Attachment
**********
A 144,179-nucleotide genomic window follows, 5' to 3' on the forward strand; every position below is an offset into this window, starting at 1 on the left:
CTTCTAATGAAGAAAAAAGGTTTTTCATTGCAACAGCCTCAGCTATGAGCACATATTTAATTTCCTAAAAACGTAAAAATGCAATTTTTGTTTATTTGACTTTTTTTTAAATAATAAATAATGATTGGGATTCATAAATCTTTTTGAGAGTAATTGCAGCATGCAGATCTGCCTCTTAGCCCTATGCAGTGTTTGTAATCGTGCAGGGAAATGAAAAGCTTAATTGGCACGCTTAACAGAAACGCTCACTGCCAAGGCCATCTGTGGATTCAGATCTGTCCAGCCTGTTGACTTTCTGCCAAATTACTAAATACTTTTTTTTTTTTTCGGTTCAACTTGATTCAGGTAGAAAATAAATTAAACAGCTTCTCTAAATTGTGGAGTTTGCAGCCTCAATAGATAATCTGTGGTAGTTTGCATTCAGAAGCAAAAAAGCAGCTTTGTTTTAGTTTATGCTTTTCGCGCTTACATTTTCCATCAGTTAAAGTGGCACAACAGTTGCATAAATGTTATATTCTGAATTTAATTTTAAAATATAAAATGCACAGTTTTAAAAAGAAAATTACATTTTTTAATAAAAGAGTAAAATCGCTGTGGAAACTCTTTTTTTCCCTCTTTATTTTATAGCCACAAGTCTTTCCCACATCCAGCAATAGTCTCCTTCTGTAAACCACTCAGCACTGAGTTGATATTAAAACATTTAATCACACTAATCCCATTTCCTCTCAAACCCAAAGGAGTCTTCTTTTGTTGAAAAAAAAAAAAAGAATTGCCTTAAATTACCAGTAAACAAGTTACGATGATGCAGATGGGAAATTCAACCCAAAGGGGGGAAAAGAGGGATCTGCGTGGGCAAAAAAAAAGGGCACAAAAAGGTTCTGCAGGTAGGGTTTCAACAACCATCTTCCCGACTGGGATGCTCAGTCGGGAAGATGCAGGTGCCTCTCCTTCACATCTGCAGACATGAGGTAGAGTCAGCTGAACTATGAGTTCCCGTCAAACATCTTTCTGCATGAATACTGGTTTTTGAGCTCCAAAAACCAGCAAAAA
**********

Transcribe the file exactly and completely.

A 144,179-nucleotide genomic window follows, 5' to 3' on the forward strand; every position below is an offset into this window, starting at 1 on the left:
CTTCTAATGAAGAAAAAAGGTTTTTCATTGCAACAGCCTCAGCTATGAGCACATATTTAATTTCCTAAAAACGTAAAAATGCAATTTTTGTTTATTTGACTTTTTTTTAAATAATAAATAATGATTGGGATTCATAAATCTTTTTGAGAGTAATTGCAGCATGCAGATCTGCCTCTTAGCCCTATGCAGTGTTTGTAATCGTGCAGGGAAATGAAAAGCTTAATTGGCACGCTTAACAGAAACGCTCACTGCCAAGGCCATCTGTGGATTCAGATCTGTCCAGCCTGTTGACTTTCTGCCAAATTACTAAATACTTTTTTTTTTTTTCGGTTCAACTTGATTCAGGTAGAAAATAAATTAAACAGCTTCTCTAAATTGTGGAGTTTGCAGCCTCAATAGATAATCTGTGGTAGTTTGCATTCAGAAGCAAAAAAGCAGCTTTGTTTTAGTTTATGCTTTTCGCGCTTACATTTTCCATCAGTTAAAGTGGCACAACAGTTGCATAAATGTTATATTCTGAATTTAATTTTAAAATATAAAATGCACAGTTTTAAAAAGAAAATTACATTTTTTAATAAAAGAGTAAAATCGCTGTGGAAACTCTTTTTTTCCCTCTTTATTTTATAGCCACAAGTCTTTCCCACATCCAGCAATAGTCTCCTTCTGTAAACCACTCAGCACTGAGTTGATATTAAAACATTTAATCACACTAATCCCATTTCCTCTCAAACCCAAAGGAGTCTTCTTTTGTTGAAAAAAAAAAAAAGAATTGCCTTAAATTACCAGTAAACAAGTTACGATGATGCAGATGGGAAATTCAACCCAAAGGGGGGAAAAGAGGGATCTGCGTGGGCAAAAAAAAAGGGCACAAAAAGGTTCTGCAGGTAGGGTTTCAACAACCATCTTCCCGACTGGGATGCTCAGTCGGGAAGATGCAGGTGCCTCTCCTTCACATCTGCAGACATGAGGTAGAGTCAGCTGAACTATGAGTTCCCGTCAAACATCTTTCTGCATGAATACTGGTTTTTGAGCTCCAAAAACCAGCAAAAA